In the likely event the FTC rule is finalized, as mentioned, it will most certainly immediately face legal challenges. However, employers should not wait by the sidelines for these legal challenges to play out. Employers should take proactive steps now to carefully evaluate their use of noncompete agreements, including the business justifications and goals for imposing such restrictions and the range of employees for whom such covenants are imposed. In particular, noncompetes should be narrowly tailored to protect legitimate business interests. Employers also should consider alternative means of protecting sensitive or confidential business information or intellectual property. Specifically, employers should identify their trade secrets and make sure that the appropriate steps are taken to preserve their secrecy, given the possibility that employers may not be able to rely on noncompete provisions as the primary measure to protect them.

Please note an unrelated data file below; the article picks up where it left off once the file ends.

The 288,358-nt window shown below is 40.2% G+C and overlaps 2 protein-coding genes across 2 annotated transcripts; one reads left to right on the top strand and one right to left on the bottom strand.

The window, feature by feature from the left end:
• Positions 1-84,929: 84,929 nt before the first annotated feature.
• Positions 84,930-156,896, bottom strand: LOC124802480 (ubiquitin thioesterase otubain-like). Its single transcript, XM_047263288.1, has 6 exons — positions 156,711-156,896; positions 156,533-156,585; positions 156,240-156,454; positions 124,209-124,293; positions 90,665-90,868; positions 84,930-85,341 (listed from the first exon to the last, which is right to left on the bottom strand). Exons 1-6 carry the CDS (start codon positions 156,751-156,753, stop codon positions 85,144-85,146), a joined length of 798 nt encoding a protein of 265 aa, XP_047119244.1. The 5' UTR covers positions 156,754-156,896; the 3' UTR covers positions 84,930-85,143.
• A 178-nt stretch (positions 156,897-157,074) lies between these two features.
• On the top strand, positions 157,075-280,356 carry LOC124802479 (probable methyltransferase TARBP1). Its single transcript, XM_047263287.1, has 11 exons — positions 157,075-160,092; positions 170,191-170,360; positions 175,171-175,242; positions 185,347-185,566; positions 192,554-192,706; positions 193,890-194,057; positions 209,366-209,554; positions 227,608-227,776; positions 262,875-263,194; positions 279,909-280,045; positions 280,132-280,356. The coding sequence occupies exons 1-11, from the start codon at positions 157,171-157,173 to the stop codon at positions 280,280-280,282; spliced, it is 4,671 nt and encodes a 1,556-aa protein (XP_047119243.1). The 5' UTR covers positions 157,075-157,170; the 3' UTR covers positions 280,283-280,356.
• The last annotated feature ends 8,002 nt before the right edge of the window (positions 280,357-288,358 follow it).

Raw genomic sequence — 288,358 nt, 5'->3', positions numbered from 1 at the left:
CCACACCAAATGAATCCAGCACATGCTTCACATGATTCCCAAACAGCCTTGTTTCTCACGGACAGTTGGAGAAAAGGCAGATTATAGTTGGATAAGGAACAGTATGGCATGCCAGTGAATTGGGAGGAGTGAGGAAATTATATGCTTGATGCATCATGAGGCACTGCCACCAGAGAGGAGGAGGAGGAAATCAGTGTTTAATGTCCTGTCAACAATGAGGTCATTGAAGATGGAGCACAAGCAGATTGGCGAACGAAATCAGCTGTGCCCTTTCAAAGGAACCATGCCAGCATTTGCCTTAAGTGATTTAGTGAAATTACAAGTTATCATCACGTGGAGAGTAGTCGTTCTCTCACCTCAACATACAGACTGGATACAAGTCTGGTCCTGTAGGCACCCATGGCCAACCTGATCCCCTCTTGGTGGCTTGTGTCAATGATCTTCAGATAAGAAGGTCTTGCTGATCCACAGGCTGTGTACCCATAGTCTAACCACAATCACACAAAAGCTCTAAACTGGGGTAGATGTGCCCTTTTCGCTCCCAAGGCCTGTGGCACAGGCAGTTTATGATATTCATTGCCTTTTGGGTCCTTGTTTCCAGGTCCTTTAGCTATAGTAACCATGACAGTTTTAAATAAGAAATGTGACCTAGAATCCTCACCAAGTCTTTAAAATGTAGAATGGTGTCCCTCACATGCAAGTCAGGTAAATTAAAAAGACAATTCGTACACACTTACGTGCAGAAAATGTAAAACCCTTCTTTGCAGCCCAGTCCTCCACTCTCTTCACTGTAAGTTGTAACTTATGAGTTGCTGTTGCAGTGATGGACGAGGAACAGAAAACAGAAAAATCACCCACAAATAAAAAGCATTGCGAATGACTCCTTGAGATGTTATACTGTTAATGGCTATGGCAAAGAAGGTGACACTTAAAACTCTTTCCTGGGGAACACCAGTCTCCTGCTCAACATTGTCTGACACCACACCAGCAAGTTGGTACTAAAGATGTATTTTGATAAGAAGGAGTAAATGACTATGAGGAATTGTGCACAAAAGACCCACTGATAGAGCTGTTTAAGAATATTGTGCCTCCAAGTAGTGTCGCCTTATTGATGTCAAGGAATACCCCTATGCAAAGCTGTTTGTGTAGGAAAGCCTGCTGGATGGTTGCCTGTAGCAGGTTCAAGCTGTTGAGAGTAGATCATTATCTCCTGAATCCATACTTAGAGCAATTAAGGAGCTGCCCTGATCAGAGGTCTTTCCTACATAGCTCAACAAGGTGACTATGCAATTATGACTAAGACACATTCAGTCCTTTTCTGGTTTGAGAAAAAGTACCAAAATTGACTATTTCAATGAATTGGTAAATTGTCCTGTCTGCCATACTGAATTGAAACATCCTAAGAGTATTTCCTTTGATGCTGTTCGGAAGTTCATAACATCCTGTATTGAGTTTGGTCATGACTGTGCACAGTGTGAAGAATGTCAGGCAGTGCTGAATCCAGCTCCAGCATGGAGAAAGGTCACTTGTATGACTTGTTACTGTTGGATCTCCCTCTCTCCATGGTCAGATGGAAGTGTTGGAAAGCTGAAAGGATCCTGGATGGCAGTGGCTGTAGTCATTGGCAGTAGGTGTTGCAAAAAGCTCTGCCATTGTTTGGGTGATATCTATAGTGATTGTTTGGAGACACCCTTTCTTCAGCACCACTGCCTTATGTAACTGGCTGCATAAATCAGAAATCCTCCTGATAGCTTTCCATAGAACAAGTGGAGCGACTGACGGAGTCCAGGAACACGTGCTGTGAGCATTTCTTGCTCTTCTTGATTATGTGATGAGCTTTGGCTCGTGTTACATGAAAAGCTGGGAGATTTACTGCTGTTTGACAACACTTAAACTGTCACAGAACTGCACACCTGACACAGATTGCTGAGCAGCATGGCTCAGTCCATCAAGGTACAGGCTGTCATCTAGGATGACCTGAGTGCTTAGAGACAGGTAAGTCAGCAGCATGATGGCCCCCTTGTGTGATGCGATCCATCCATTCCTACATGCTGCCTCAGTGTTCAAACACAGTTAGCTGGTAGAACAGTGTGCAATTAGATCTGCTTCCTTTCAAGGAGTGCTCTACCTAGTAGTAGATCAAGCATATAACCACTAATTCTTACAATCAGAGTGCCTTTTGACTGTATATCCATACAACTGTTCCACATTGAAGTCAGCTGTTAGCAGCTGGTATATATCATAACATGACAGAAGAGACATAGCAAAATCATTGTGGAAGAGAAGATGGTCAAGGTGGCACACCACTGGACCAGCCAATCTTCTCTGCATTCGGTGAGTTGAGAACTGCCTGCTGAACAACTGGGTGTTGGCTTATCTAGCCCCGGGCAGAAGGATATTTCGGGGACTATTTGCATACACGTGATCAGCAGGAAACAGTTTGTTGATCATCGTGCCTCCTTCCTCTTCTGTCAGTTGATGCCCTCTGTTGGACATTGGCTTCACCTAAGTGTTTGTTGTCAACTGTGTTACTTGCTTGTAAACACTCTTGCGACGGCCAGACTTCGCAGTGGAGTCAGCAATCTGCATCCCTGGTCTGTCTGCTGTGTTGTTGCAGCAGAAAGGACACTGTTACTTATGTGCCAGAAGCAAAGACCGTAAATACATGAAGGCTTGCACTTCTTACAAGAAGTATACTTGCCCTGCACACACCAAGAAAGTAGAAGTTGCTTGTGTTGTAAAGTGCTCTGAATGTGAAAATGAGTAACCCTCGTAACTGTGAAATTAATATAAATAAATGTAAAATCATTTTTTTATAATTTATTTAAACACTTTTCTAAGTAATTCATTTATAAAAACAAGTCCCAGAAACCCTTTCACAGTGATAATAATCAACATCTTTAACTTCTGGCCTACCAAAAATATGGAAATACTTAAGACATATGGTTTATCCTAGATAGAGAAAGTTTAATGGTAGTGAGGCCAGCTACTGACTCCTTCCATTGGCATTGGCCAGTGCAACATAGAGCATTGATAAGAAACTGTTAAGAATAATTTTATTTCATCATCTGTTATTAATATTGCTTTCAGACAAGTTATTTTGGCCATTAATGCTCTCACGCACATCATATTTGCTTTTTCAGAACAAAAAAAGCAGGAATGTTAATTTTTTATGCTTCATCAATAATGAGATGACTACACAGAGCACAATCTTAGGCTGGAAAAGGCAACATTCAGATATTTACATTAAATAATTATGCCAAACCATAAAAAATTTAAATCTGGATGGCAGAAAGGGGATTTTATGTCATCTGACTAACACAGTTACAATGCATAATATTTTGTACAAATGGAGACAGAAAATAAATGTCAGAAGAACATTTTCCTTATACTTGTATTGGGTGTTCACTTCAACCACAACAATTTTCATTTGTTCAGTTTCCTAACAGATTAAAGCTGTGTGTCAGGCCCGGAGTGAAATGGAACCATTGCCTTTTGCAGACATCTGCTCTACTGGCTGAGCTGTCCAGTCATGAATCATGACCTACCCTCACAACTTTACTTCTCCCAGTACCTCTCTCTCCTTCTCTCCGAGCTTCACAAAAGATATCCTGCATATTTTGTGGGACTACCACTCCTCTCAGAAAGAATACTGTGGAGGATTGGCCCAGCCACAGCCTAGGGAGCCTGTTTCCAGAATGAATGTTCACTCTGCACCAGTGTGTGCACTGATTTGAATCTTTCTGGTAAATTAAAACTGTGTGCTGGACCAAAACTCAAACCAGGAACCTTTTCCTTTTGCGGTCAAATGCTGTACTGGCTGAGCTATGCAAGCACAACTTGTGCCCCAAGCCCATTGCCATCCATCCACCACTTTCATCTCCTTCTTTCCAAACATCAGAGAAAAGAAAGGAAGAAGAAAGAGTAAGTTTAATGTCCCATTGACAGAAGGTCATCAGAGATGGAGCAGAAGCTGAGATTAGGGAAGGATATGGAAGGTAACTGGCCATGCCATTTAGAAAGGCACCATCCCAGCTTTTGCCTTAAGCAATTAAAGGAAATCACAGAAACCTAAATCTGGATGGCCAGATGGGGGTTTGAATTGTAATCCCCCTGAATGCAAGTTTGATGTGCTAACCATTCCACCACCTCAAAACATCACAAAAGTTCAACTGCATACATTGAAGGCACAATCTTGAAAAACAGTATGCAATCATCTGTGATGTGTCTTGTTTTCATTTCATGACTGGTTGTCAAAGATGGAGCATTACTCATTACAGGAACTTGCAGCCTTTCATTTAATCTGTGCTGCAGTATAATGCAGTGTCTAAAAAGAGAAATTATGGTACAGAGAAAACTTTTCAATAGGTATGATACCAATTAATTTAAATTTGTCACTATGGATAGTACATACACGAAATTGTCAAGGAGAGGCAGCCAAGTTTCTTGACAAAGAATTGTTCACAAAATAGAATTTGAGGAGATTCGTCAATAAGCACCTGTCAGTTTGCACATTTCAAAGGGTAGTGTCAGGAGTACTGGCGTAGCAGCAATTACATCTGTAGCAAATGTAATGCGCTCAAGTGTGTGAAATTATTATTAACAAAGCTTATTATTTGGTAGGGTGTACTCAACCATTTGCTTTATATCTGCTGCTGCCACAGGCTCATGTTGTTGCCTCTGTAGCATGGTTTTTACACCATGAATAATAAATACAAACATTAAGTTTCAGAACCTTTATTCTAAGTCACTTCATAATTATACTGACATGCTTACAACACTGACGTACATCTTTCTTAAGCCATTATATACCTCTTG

Further, employers should identify their key employees and consider additional or alternative contractual protections (such as forfeiture for competition) to avoid unfair competition from competitors related to this top talent. While the pendulum may be swinging toward more prohibitions on noncompete agreements, this trend may be running into some pushback, as seen in Maine and New York. However, at the federal level, there appears to be continued efforts on this front. For example, even the Federal Deposit Insurance Corporation (FDIC) has stepped into the fray. On March 21, 2024, the agency proposed an update to its Statement of Policy on Bank Merger Transactions, which would generally prohibit a selling institution from entering into or enforcing any existing noncompete agreements with any employee of a divested entity. As more states and agencies seek to restrict the use of noncompetes, those using restrictive covenants should closely monitor developments in this space.

Employers with questions about the use of restrictive covenants should contact their Cooley employment lawyers.